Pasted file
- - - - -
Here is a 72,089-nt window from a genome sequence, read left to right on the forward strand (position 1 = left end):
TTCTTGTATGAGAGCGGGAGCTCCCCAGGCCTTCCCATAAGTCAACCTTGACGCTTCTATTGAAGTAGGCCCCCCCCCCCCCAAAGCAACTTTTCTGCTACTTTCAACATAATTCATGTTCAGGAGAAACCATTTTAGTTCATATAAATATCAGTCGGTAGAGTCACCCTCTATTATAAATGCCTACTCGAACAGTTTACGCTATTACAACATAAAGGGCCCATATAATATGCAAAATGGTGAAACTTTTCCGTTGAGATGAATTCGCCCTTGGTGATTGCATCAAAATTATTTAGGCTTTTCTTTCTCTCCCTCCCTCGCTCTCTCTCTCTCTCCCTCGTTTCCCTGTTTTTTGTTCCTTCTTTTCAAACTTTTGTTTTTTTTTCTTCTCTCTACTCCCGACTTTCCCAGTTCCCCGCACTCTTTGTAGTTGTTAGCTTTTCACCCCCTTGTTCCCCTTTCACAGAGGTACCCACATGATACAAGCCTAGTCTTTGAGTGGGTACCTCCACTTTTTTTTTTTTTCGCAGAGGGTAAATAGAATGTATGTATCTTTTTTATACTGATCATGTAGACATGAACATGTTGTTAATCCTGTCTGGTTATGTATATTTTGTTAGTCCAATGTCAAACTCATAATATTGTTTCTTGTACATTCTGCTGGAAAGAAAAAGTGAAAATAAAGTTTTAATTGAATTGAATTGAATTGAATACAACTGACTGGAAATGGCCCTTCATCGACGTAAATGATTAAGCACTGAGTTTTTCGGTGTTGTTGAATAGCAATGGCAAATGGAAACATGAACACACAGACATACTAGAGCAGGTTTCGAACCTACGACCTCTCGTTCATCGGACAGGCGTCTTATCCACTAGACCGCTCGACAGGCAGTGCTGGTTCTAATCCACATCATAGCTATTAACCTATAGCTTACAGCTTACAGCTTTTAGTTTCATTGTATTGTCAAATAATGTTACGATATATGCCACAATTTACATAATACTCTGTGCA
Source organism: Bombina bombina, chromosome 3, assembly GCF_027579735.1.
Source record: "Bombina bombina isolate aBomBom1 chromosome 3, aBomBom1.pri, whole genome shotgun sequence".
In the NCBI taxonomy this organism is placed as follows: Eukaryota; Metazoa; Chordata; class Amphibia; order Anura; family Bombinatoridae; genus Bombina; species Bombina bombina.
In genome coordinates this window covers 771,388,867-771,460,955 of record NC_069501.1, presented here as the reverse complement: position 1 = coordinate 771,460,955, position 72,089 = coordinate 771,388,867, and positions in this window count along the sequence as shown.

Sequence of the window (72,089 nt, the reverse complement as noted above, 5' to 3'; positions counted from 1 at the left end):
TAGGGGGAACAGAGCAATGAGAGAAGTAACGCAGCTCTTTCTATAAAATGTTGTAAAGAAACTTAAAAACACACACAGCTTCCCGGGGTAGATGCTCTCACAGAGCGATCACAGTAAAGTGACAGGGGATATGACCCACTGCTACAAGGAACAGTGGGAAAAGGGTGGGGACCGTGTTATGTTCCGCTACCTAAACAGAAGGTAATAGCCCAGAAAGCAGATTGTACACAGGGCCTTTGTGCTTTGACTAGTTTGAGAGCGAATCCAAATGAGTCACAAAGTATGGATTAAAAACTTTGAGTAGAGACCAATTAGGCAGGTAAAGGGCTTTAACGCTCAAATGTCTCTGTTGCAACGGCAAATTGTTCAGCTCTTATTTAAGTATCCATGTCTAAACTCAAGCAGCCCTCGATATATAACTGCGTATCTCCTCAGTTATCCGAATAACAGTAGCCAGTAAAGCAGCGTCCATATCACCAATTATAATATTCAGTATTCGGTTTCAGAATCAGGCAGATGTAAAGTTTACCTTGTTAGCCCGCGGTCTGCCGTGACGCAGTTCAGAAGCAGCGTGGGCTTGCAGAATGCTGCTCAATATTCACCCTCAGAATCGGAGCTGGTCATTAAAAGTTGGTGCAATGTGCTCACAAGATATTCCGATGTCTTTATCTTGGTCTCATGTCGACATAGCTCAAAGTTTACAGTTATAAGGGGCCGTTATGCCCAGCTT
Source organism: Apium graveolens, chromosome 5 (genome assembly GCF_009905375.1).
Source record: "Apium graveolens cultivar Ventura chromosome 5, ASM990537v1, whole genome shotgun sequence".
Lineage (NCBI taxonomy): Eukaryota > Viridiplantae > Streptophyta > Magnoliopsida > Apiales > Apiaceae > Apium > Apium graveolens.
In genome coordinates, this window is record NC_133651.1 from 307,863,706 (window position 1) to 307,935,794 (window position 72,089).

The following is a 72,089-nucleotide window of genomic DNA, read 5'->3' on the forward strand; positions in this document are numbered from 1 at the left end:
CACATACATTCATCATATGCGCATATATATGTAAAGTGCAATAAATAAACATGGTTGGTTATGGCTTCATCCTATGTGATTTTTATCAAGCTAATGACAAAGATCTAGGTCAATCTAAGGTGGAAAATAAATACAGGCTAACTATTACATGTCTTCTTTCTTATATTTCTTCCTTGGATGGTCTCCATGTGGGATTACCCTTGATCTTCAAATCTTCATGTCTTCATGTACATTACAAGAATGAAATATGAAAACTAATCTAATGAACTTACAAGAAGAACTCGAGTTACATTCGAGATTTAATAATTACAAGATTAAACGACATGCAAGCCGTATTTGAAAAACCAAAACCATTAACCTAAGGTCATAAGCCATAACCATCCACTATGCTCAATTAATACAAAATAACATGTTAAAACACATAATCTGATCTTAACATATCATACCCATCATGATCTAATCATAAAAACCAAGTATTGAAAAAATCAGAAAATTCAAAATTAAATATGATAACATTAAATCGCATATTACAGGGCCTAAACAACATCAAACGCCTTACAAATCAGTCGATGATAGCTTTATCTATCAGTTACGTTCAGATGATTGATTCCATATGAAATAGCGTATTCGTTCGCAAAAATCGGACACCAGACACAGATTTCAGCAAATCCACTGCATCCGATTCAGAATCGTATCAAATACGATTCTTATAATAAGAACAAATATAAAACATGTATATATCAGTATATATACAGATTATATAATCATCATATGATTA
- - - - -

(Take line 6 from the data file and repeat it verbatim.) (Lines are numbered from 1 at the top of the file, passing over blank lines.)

In genome coordinates this window covers 771,388,867-771,460,955 of record NC_069501.1, presented here as the reverse complement: position 1 = coordinate 771,460,955, position 72,089 = coordinate 771,388,867, and positions in this window count along the sequence as shown.